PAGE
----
Pondering the utter foolishness of the marketing for This Is 40, I thought to myself, "Yes, yes, if there is anyone with enough insight and genius to touch on life in such a way as to draw out those strains of the universal human experience, it's certainly Judd Apatow."
But what is the universal human experience?
To experience some sort of midlife crisis, to struggle against maturity, to refuse to grow up, to live with childlike wonder and innocence even into adulthood, to rebel against aging? No. Those things happen, and they may even be common, but they're not universal. There are many people who mature early in life, who don't have the luxury of gazing at the world with irreverence or innocence. There are many people who hit the milestones of aging without any sort of trepidation or rebellion at all.
To love someone and be loved, in the romantic sense? No. Not everyone falls in love. Not everyone is loved.
To know a mother's love? No. Not everyone's mother is loving. Not every child is wanted or loved. Some people know their mother only distantly or through negative experiences. Some people grow up with no mother at all.
To struggle and rise above challenges? I don't know, some people have it pretty easy. Some people have it incredibly hard. Not everyone struggles. Some people do nothing but struggle and never really win. We'd have to do a lot of talking about what it means to "triumph" for me to believe in this one.
To wonder about what it all means, what the purpose of life is, what's the nature of God, and so on? No. I think that a lot of people go on about their business without ever taking the time to ponder those things.
I could go on, but I'm starting to see a pattern. The "universal human experiences" I'm familiar with all make interesting novels and inspiring movies, but they're just stories we like to tell ourselves. They're just narratives. They may be popular enough to strike a chord with a lot of people, but they're not universal.
It's nice, isn't it, to think that we'll all find romantic love, that we can all overcome challenges, that everyone has a loving mother? What pleasant little stories we tell ourselves.
But they're not true. In fact, they may be harmful. Consider the "loving mother" one. If the narrative tells us that everyone has a loving mother, then every mother must be loving. If your mother doesn't love you, is something wrong with you? Is the fault yours? Should you have been different from birth? If you become pregnant and don't immediately, instinctively fall in love with the potential developing inside you, is something wrong with you? Are you unnatural? Broken? What if you don't want to be pregnant? What if you aren't sure about having a kid? What if you have a baby and then don't adore it beyond reason? What if you don't instinctively recognize your baby in a group of infants, or don't instinctively know when something's wrong with your child, or don't instinctively know everything about breastfeeding? Motherhood is natural! It's instinctive! Everyone has a loving mother; what's wrong with you for not providing your child with one?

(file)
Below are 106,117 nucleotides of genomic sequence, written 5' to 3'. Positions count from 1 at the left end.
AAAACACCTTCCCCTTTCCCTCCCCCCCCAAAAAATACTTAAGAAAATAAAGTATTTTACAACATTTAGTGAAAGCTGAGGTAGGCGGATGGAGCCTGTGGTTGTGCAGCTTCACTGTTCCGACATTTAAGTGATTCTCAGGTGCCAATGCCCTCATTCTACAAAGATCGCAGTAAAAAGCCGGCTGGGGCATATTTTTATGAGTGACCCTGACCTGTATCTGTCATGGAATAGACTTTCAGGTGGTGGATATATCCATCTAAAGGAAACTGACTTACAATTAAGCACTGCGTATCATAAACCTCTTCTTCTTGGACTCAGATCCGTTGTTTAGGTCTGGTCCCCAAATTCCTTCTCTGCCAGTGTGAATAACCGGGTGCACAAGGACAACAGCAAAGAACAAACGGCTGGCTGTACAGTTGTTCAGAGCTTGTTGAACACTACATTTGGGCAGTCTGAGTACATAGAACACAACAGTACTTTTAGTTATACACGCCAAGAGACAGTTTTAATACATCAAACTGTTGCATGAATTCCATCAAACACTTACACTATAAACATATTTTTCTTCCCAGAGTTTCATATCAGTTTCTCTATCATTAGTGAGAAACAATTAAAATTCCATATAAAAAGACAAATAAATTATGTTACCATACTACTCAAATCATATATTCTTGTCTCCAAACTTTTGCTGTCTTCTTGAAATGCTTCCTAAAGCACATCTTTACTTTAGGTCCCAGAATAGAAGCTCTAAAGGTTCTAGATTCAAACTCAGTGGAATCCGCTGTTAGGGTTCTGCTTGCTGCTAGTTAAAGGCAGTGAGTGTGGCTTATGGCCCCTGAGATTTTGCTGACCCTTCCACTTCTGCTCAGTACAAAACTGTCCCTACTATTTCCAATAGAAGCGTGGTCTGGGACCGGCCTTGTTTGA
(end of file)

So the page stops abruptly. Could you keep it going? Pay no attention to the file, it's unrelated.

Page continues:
The narratives discourage people from seeking help. If I can't overcome every challenge in life through my own determined ingenuity, I'm failing. If I'm an uncertain mother, I'm unnatural. Something's wrong with me; the fault is mine.
The narratives also discourage us from offering help. People with disabilities shouldn't need accommodations, right? They can overcome any obstacle through their own courage and uniqueness! Don't you watch movies and Very Special Episodes? Struggling families don't need help, not really. A mother's love will fix everything! Anyone who can't rear three children and keep a clean house and hold down two jobs and earn a degree in her spare time must not really love her kids, I guess.
We don't all get to have a midlife crisis. Some of us die too soon. Some of us grow up too early. Some of us don't have the luxury of acting out immaturely. If the story in This Is 40 truly is everyone's story, that must be one hell of an inclusive, diverse movie. Also very long.
To look at your own life, or one kind of life, and assume that everyone else has the same experiences suggests that you lead a very insulated life. I don't live in a world where everyone around me lives the same way that I do. We don't have the same experiences or laugh at the same jokes or see the world from the same perspective. There are people I struggle to identify with at all.
If you think that you can use Pete and Debbie from Knocked Up to tell the universal human experience over the length of a major motion picture, you probably think that "everyone" is just like them/you, which suggests that you move in a very small circle, have a limited imagination, lack empathy, and suffer from a major case of unexamined privilege. Whereas I'm beginning to think that we should stop pushing the notion of a universal human experience at all, and begin telling a wide variety of people's stories so that we can stop assuming that everyone is just like us and start solving the problems of real human beings instead of cardboard narrative people.
But most of us know that not everyone is just like us, don't we? The moment you realize that you don't fit tidily into the narrative, the moment you realize that you don't see anyone like you anywhere on TV, the moment you finish one last book without coming across a character reflecting your lived experience, you understand.
Here's to broadening the narrative, to expanding the screen, to including everyone's story. Thank you to all of you who've shared your experiences and told your tales. Every time you speak, the people around you learn more about this diverse human experience. I hope that Judd Apatow learns more, too. His movies can only be better for it.